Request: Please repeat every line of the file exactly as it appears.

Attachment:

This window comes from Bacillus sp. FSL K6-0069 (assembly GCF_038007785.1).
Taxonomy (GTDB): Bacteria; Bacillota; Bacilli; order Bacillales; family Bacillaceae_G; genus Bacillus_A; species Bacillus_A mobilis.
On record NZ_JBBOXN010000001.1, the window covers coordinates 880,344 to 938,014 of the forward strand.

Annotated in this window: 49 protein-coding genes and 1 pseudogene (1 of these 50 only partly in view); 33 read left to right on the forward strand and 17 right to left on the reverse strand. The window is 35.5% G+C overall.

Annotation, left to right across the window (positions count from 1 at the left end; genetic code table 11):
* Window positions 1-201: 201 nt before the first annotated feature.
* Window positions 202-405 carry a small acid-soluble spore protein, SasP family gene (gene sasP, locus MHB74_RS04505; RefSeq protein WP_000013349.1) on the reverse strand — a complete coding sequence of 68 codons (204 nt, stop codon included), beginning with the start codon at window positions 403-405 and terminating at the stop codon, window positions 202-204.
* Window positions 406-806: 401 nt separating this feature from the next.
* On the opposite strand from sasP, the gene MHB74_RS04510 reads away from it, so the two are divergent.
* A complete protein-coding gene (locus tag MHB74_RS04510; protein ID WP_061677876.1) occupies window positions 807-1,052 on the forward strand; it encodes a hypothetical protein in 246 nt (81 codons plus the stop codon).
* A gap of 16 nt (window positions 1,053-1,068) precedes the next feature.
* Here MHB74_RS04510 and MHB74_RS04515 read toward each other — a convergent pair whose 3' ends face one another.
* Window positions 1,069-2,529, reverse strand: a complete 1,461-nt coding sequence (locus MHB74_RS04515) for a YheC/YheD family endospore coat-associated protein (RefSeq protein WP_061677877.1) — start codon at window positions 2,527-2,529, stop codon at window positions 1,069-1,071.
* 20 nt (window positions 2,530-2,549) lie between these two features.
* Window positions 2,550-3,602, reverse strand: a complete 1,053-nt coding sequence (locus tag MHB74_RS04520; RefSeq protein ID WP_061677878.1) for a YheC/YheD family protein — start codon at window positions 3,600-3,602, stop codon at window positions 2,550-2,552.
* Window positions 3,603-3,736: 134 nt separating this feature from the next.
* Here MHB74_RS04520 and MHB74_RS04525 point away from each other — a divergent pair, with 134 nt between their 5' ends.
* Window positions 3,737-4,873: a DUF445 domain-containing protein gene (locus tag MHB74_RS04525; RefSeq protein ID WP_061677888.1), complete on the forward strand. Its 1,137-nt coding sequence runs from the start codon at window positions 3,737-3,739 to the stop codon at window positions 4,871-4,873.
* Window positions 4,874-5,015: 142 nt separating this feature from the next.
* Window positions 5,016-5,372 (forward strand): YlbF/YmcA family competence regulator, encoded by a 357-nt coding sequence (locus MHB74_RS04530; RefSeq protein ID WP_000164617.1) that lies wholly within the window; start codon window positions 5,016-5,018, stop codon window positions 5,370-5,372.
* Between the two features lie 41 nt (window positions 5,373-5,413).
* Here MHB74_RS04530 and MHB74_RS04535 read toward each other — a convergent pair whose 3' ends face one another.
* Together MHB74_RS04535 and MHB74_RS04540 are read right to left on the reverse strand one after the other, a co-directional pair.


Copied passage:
This window comes from Bacillus sp. FSL K6-0069 (assembly GCF_038007785.1).
Taxonomy (GTDB): Bacteria; Bacillota; Bacilli; order Bacillales; family Bacillaceae_G; genus Bacillus_A; species Bacillus_A mobilis.
On record NZ_JBBOXN010000001.1, the window covers coordinates 880,344 to 938,014 of the forward strand.

Annotated in this window: 49 protein-coding genes and 1 pseudogene (1 of these 50 only partly in view); 33 read left to right on the forward strand and 17 right to left on the reverse strand. The window is 35.5% G+C overall.

Annotation, left to right across the window (positions count from 1 at the left end; genetic code table 11):
* Window positions 1-201: 201 nt before the first annotated feature.
* Window positions 202-405 carry a small acid-soluble spore protein, SasP family gene (gene sasP, locus MHB74_RS04505; RefSeq protein WP_000013349.1) on the reverse strand — a complete coding sequence of 68 codons (204 nt, stop codon included), beginning with the start codon at window positions 403-405 and terminating at the stop codon, window positions 202-204.
* Window positions 406-806: 401 nt separating this feature from the next.
* On the opposite strand from sasP, the gene MHB74_RS04510 reads away from it, so the two are divergent.
* A complete protein-coding gene (locus tag MHB74_RS04510; protein ID WP_061677876.1) occupies window positions 807-1,052 on the forward strand; it encodes a hypothetical protein in 246 nt (81 codons plus the stop codon).
* A gap of 16 nt (window positions 1,053-1,068) precedes the next feature.
* Here MHB74_RS04510 and MHB74_RS04515 read toward each other — a convergent pair whose 3' ends face one another.
* Window positions 1,069-2,529, reverse strand: a complete 1,461-nt coding sequence (locus MHB74_RS04515) for a YheC/YheD family endospore coat-associated protein (RefSeq protein WP_061677877.1) — start codon at window positions 2,527-2,529, stop codon at window positions 1,069-1,071.
* 20 nt (window positions 2,530-2,549) lie between these two features.
* Window positions 2,550-3,602, reverse strand: a complete 1,053-nt coding sequence (locus tag MHB74_RS04520; RefSeq protein ID WP_061677878.1) for a YheC/YheD family protein — start codon at window positions 3,600-3,602, stop codon at window positions 2,550-2,552.
* Window positions 3,603-3,736: 134 nt separating this feature from the next.
* Here MHB74_RS04520 and MHB74_RS04525 point away from each other — a divergent pair, with 134 nt between their 5' ends.
* Window positions 3,737-4,873: a DUF445 domain-containing protein gene (locus tag MHB74_RS04525; RefSeq protein ID WP_061677888.1), complete on the forward strand. Its 1,137-nt coding sequence runs from the start codon at window positions 3,737-3,739 to the stop codon at window positions 4,871-4,873.
* Window positions 4,874-5,015: 142 nt separating this feature from the next.
* Window positions 5,016-5,372 (forward strand): YlbF/YmcA family competence regulator, encoded by a 357-nt coding sequence (locus MHB74_RS04530; RefSeq protein ID WP_000164617.1) that lies wholly within the window; start codon window positions 5,016-5,018, stop codon window positions 5,370-5,372.
* Between the two features lie 41 nt (window positions 5,373-5,413).
* Here MHB74_RS04530 and MHB74_RS04535 read toward each other — a convergent pair whose 3' ends face one another.
* Together MHB74_RS04535 and MHB74_RS04540 are read right to left on the reverse strand one after the other, a co-directional pair.